What is the feeding, defense and coloration habits of insects? Information on active defenses, mobility, flight and migration of insects.
Adult insects with chewing mouth-parts, such as cockroaches and ants, are general feeders, eating a wide variety of plant and animal matter. Plant-eating and parasitic insects are the most restricted feeders, sometimes feeding on only one species of plant or animal. Many carnivorous insects eat other insects, including members of their own species. A tremendous number of insects at all stages of their life cycle are saprophagous, feeding only on the products of organic decay.
Very few insects can digest cellulose, the material that makes up the celi walls of plant cells. Termites and a few other insects have certain cellulose-digesting protozoa in their digestive tract. Other plant-eating insects do not digest cellulose, but either suck the plant sap or digest only the contents of the cells, excreting the cellulose undigested.
Some insects, such as houseflies, predigest their food by pouring saliva over it before it is eaten. Another type of predigested food is honey-dew, the sweet excretion of aphids. Honeydew is rich in carbohydrates as well as amino acids (components of proteins) and a few trace elements. It is eagerly sought by many insects, who sometimes stroke the aphids to hasten the excretion of honeydew.
insects are preyed upon by a wide variety of animals. Some insects depend on their speed and agility for escaping from predators and many have various defense mechanisms for warding off their enemies. Some insects are protected by spines, stings, and other devices, but most insects rely heavily on their coloration to protect them from predators. Coloration is said to be a passive defense, while spines and similar devices are said to be active defense mechanisms.
Adaptive coloration is generally divided into two broad categories: cryptic, or concealment, coloration, and aposematic, or warning, coloration. Cryptic coloration makes an insect less conspicuous against a particular background either by closely imitating the background or by confusing the outline of the insect against the background.
Aposematic coloration may be divided into two types. One is a simple device to frighten off potential enemies by invoking an alarm reaction. The second type of aposematic coloration is called mimicry. Generally, there are two major forms of mimicry. Batesian mimicry, which is named for the English naturalist Henry Bates, is thought to give protection to an innocuous insect that assumes the color and pattern of a dangerous or unpalatable species. Müllerian mimicry, which is named for the German entomologist Fritz Müller, refers to a more general situation in which a number of different insects share a common appearance and are said to derive some advantage from this in that the attacks of predators are shared by all of them.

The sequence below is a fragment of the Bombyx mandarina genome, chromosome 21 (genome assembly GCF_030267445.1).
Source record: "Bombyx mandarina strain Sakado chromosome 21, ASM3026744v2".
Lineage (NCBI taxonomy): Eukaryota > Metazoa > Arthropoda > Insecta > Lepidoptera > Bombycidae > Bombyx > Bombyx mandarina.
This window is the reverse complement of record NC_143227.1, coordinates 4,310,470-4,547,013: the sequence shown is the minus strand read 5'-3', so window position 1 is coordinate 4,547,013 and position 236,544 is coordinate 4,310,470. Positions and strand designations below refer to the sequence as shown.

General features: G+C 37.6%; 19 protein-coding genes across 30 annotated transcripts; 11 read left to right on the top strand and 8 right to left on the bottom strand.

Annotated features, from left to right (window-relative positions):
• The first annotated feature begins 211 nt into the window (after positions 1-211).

Both chewing and sucking insects use their mouthparts for defense, and the socalled bite of an insect is often a piercing or stabbing with the proboscis. Stinging is another familiar type of insect defense, in which the female insect inserts her modified ovipositor into the tissues of an animal and releases certain toxic substances. Stinging is characteristic of certain bees, ants, and wasps, which have ceased to use their ovipositor for the purpose of laying eggs but use it as a weapon against insect enemies or other, larger animals that may threaten them. Stinging is also used for immobilizing prey.
Many insects also have special glands that are derived from the cuticle and that produce a variety of poisonous chemical substances. Many caterpillars have barbed hairs, called urticating hairs, which are connected to glands that produce substances irritating to the skin. Other glands, called repugnatorial glands, produce substances with an unpleasant odor that repels other insects. These so-called stink glands are most commonly found in bugs, beetles, and caterpillars. Bombardier beetles expel a fluid that may contain formic acid or iodine; the fluid is expelled from their abdominal glands with such force that it appears as a cloud of mist. Reflex bleeding is a curious active defense mechanism of certain beetles. When attacked, the beetles squeeze out drops of blood through the joints in their body or legs. The blood has such a nasty taste that the predator is repelled.
Mobility and Flight.
In general, insects with well-developed legs and chewing mouthparts are active predators and run about rather than fly. Some flying predators, however, such as dragon-flies and robber flies, have powerful legs for seizing and holding their prey. Chewing insects are generally more active than sucking insects, which tend to remain in one position when they are not flying from one meal to the next. Thus, on a single plant there may. be hundreds of aphids sucking the plant sap and remaining stationary while some of them are being devoured by roving predators, such as the fervae of ladybird beetles, lacewings, and syrphid, or flower, flies.